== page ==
Picture This! Reviews Enron: The Smartest Guys in the Room
Enron: The Smartest Guys in the Room
We’ve all heard snippets about the rise and fall of this Texas giant.
By Rebecca Redshaw
Fear and trepidation is spreading across the country about the demise of Social Security. Even the faithful that are admitted to President Bush’s propagandized town meetings shudder about the youth of America being entrusted with investing their future. But big business carries on. Except for one big business – Enron.
We’ve all heard snippets about the rise and fall of this Texas giant. But, alas, like the S&L scandals of a decade ago, white collar crime doesn’t play as well on CNN as repeated footage of tsunamis carrying human beings out to sea.
Enron: The Smartest Guys in the Room is an intelligent documentary. It requires the viewer to commit almost two hours of viewing and listening time to learn how Chairman Ken Lay (or “Kenny-boy” as George W. refers to him) and CEO Jeff Skilling negatively affected thousands of lives (millions, if you count Californians affected by the energy blackouts). The telling of this financial disaster was easy to document for several reasons; the audacity of its corporate subjects, the intelligent reporting of Fortune magazine reporters Bethany McLean and Peter Elkind, and the skilled direction of documentary filmmaker Alex Gibney.
There is really no need to skew the film to sway the audience, the facts speak for themselves. If you’re fortunate enough to have a 401k with your employer (in other words, if you are not a freelance writer), imagine being told it was a safe and profitable account to continue investing in even as the bigwigs were busy cashing in. Then, when you did realize your financial savings were in jeopardy and you tried to access your remaining nest egg, you learn a freeze had been put on salvaging your dwindling balance.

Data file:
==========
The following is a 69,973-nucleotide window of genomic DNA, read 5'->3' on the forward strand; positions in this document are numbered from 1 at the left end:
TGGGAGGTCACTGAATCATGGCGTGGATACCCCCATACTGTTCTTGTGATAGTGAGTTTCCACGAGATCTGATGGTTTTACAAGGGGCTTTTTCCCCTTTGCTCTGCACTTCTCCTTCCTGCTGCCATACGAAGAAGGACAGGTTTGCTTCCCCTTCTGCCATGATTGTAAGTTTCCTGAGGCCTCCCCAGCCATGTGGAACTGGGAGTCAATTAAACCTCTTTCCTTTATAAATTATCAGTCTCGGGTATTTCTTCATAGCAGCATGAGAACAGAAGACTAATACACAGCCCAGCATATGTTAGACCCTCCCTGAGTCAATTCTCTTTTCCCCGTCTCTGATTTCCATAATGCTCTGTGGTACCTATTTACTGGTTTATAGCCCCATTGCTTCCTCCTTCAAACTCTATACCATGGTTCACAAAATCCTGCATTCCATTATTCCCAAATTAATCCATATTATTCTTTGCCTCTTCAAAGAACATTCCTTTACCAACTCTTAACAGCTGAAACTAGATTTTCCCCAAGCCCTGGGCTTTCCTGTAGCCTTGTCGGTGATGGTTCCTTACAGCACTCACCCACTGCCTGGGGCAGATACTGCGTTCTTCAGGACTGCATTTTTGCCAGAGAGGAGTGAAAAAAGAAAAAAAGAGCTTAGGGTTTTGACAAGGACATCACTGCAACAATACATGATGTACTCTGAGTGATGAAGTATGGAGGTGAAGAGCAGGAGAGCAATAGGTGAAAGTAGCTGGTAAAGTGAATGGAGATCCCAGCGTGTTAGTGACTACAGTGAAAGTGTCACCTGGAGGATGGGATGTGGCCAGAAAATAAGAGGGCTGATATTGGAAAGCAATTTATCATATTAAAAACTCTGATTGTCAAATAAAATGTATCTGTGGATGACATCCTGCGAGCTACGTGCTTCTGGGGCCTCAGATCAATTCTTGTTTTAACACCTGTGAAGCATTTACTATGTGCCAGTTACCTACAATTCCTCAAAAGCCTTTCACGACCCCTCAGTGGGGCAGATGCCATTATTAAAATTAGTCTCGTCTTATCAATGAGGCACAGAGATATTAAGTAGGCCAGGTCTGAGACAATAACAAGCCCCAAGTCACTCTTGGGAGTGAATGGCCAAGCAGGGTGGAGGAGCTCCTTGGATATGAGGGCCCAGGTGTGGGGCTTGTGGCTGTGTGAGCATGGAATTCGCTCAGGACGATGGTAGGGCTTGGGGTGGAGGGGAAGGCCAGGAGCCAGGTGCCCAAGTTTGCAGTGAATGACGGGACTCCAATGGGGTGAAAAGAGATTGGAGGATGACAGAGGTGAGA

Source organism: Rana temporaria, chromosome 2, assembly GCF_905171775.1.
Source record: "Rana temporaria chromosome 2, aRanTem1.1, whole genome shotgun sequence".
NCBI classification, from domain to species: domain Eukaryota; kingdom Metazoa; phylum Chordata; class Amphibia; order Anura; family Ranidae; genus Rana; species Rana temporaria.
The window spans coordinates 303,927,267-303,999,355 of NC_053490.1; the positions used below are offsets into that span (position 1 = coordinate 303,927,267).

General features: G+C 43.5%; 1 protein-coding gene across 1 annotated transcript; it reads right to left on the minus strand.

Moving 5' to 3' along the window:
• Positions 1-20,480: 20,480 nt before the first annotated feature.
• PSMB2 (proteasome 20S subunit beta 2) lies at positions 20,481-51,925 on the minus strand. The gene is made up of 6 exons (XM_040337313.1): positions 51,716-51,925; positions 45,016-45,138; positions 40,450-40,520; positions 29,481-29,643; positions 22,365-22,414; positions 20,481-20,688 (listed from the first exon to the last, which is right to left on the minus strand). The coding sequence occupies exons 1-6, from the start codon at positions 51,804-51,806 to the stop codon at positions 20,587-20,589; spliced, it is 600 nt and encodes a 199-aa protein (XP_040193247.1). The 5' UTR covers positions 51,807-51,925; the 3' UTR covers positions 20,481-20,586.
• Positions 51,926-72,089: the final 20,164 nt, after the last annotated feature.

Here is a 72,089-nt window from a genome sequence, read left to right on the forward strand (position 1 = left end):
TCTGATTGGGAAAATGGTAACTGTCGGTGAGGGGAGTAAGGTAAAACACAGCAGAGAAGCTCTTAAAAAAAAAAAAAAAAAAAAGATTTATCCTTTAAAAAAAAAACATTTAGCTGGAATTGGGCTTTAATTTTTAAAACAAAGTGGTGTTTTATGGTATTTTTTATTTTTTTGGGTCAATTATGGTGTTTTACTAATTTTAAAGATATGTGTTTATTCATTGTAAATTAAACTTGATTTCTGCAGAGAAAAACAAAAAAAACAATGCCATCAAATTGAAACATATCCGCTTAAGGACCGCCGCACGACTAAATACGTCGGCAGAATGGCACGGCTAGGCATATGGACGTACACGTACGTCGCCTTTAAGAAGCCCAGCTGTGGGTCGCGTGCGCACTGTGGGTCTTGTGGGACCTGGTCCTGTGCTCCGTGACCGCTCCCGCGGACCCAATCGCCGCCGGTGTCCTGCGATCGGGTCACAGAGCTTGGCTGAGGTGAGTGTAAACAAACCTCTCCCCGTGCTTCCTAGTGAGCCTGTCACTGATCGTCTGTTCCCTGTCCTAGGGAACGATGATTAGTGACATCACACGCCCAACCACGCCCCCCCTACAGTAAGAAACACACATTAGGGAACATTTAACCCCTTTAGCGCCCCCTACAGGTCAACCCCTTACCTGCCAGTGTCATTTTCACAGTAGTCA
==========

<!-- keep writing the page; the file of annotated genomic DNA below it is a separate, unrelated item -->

Thanks to Lou Pi, the executive who jumped ship early with two hundred and fifty million smackers in his back pocket and a pregnant stripper on his arm, The Smartest Guys in the Room has a dabbling of nudity. An executive suicide adds a hint of violence and the resulting dewy eyes among reminiscing ex-employees lends a touch of pathos. Even the site of handcuffs on the “smartest guys” and the possibility of jail time are not enough to assuage the outrage toward these audacious louts. (The fact that Skilling has hired council with a $23,000,000 retainer casts doubt on how hard the justice system will come down on him after all the legal maneuverings.)
Peter Coyote’s distinctive voiceover is on the money and the selected tunes augmenting the soundtrack contribute far more than the average two cents.
Movies that portend to serve as history lessons usually rank low in accuracy. Consider a viewing Enron: The Smartest Guys in the Room a graduate lesson to be taken seriously.